So, the way I see it, healing is not healing if it separates me from God; If it causes me to develop a doctor-patient relationship where the doctor heals and the patient doesn’t need him or her anymore.

It’s horrifying to think that everything I ask God for would sever our relationship if He gave it to me!

 

 

 

 

 

 

 

 

 

 

To Go to Church or Not Go to Church

It’s Sunday morning. A few years ago, I would be putting on makeup, fixing my hair, slipping into my Sunday best, grabbing my Bible and heading out the door for church.

But, like I said, that was a few years ago.

As a kid, mom never had to fight with me to go to church. I wanted to go. Like, taking a bath and washing behind my ears, it’s what I did. It’s who I was. Besides, anywhere my mother went is where I wanted to go. I even begged her to let me go with her when Oliver Green https://en.wikipedia.org held revival tent meetings in our community, promising to get up in time for school the next morning.

I got saved when I was five. Got baptized when I was seven in a freezing cold creek on a freezing cold Easter Sunday morning in Landenberg, Pennsylvania. Jokingly I tell people my sins were frozen when I got baptized.

I can’t remember a time growing up that I didn’t go to church or Bible School or Christian Camps or revival tent meetings. Regretfully, for reasons unknown, I never got to go with mom to the Billy Graham Crusade back in the ’50’s.

Yet, here I sit this cool, Sunday morning, drinking coffee on my messy, cluttered back porch having church. In my pajamas. No makeup. No spiffy outfit. No congregation. No choir. No entertainment. No preacher behind the pulpit. No Bible on my lap. Just me and God and the birds and the squirrels.

And God spoke to me. He told me stuff about myself that I didn’t want to hear. He broke my heart. He made me cry. He made me see into the depths of my soul. And there I sat, coffee cup in my hands, tears streaming down my face, seeing and hearing and surrendering my stubborn will to God.

I could give you a million reasons why I stopped attending church, but that would only open a can of ugly worms and be seen as blasphemy in the minds of many. And nothing anyone can do or say will ever change the way I feel and perceive the church today. And the last thing I want to hear is that you have to go to church to worship God or to even get one little toe into heaven. That kinda limits those who are bed-ridden in nursing homes, or hospice or an iron lung, don’t you think?

So please, don’t question those who don’t attend church. Question those sitting in church whenever the doors are open. Question their motives for being there. Watch what they do. Hear what they say. No one is what he or she wants people to believe they are; especially in church.

Things happened in the church I attended for over twenty years that after four years, I’m still working through the hurt, anger, and disappointment. Things that opened my eyes and made me question, made me think, made me wonder why I didn’t quit attending church long ago before it finally crushed my spirit.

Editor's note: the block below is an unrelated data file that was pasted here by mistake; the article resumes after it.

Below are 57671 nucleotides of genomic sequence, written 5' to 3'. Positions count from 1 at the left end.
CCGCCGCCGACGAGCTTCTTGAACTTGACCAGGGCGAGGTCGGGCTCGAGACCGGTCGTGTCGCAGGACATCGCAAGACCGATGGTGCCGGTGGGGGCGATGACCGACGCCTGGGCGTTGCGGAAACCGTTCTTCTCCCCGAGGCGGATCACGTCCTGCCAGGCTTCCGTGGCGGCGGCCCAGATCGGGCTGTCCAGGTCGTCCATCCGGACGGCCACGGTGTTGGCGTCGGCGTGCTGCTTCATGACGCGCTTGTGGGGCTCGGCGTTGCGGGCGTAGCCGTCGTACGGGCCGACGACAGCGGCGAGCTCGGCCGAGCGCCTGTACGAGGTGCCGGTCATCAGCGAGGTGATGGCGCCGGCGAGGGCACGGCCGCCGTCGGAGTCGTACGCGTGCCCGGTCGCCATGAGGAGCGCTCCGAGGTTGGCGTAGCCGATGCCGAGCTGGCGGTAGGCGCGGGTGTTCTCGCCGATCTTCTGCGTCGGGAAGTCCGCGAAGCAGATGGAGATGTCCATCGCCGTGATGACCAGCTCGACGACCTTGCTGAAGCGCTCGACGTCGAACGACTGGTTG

People will argue that I need to be in church to connect with other Christians. Well, that’s funny because most of the time I felt as connected sitting in church as I did walking through a crowded mall.

So, there fly’s that theory out the window.

I’ve heard all the arguments, I’ve weighed all the pro’s and con’s, and I’m over feeling guilty for the choice I’ve made. I feel happy and free from the hypocrisy and pretenses I observed and adopted over the years. It’s like my brain went through a deprogramming process of what I once perceived as truth and discovered that much of it was a lie. Especially all the rules and regulations made by the church to keep its members on the straight and narrow and making a good appearance.

So today and the next day and the next, my church is my heart; the Holy Temple of God. As broken and screwed up as it is at times, it’s where God really wants to be. I think He enjoys cleaning and redecorating as much as I do. Anyway, He kicks off His dusty sandals, pulls up a chair and makes Himself at home there. And if He sees a crooked picture on the wall or dirt on the floor, He doesn’t shake His head and wag His finger in disgust, He helps me straighten it and clean it up. Best of all, I don’t have to dress up, primp up or put on my Sunday-best behavior. I just have to be me. Raw and naked, honest to the bone me.

So tell me, why should that offend anyone?

 

 

 

 

Diggin’ Up Bones

While letting the dogs out this morning I frowned at the holes Bella, our greyhound mix, has dug in the backyard. I don’t know what she’s digging for, bugs, probably, but I don’t like it, especially when I nearly break my neck stepping in one of them.

It got me to thinking, though, about my digging adventure. Not in the backyard, although that would have been much easier, less time-consuming, and a lot less painful. No, I picked up my shovel of determination and began digging up bones buried deep beneath a ton of hurt, anger, and confusion. Of course, God orchestrated the ordeal, otherwise, I never would have done it. But first, He had to do something to open my eyes real wide.